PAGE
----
Chlorella has in its body two green color substances: "chlorophyll-a" and "chlorophyll b." It uses photosynthesis, similar to plants which also have chlorophyll. It multiplies rapidly, needing only carbon dioxide, water, sunlight, and a small amount of minerals to reproduce.
Many people believe Chlorella can serve as a possible source of food and energy. This is because its photosynthesis process can, in theory, reach 8% efficiency. This is even better than that of other highly efficient crops such as sugar cane, which are already being used for food and energy.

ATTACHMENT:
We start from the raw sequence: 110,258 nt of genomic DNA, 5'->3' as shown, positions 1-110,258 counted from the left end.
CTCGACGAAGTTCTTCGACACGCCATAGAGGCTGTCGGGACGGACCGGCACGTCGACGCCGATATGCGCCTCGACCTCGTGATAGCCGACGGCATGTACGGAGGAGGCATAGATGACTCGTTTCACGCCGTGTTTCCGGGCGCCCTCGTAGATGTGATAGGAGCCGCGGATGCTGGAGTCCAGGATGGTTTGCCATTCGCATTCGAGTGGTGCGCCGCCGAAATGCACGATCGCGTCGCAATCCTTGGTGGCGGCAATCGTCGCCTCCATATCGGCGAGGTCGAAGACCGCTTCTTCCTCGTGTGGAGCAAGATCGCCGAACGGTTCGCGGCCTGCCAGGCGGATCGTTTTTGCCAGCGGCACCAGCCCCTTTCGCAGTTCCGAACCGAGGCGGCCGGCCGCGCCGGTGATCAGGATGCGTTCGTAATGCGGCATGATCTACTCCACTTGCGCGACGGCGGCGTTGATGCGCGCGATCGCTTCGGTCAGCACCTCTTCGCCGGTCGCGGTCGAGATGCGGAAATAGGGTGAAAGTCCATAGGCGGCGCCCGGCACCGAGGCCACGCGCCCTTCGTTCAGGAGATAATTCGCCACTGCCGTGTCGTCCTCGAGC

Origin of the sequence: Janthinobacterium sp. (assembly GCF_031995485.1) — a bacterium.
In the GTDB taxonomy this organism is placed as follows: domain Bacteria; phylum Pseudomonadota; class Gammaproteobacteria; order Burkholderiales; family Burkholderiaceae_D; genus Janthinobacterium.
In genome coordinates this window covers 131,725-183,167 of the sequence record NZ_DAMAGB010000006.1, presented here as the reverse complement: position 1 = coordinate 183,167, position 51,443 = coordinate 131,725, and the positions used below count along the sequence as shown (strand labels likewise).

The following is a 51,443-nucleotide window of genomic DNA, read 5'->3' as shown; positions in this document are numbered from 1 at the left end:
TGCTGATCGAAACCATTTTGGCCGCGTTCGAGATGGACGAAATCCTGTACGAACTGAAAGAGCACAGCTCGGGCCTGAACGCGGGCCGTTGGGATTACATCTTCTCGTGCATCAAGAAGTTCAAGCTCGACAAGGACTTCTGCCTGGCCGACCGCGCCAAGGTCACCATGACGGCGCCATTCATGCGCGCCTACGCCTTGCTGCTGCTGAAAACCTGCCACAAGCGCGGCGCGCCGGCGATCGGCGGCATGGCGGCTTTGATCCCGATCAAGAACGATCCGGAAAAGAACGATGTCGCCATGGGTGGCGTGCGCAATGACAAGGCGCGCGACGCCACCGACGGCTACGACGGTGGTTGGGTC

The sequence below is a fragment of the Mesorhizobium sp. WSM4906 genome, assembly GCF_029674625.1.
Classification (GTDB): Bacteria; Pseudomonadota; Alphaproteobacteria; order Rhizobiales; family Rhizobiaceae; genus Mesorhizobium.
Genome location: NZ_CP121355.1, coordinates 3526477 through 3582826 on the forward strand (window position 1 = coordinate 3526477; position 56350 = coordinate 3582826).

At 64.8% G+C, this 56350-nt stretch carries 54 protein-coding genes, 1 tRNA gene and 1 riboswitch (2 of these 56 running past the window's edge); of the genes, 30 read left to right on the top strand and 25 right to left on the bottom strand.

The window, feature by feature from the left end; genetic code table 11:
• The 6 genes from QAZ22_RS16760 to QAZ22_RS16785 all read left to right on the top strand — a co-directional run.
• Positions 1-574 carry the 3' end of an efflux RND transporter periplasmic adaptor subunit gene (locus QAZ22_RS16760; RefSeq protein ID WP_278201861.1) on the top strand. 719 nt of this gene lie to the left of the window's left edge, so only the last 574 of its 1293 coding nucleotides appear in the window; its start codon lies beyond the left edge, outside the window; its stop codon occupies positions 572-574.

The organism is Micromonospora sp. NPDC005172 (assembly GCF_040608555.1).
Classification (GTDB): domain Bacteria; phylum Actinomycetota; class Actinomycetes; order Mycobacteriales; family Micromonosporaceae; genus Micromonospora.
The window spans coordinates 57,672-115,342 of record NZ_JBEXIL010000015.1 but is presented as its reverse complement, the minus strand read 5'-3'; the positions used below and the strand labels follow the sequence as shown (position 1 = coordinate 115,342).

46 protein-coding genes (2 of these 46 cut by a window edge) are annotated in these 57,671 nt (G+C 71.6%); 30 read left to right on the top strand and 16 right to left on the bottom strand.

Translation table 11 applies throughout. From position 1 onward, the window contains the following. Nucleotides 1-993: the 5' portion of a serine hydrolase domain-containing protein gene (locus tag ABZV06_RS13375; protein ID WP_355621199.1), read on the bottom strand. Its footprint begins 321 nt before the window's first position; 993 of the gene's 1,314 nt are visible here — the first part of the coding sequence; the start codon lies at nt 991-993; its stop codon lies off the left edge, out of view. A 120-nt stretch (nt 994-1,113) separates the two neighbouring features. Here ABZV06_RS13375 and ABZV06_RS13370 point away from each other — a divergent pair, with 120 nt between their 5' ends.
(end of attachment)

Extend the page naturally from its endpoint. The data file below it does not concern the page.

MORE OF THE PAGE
Chlorella reproduce asexually by aplanospores. A single chlorellon cell produces at least 16 non-motile aplanospores and each one of them matures into an individual unicellular alga (chlorellon) under favourable conditions. There are no any reports of sexual reproduction in Chlorella.
References[change | change source]
- Scheffler, John (3 September 2007). "Underwater Habitats". Illumin. 9 (4).
- Zelitch, I. (1971). Photosynthesis, Photorespiration and Plant Productivity. Academic Press. p. 275.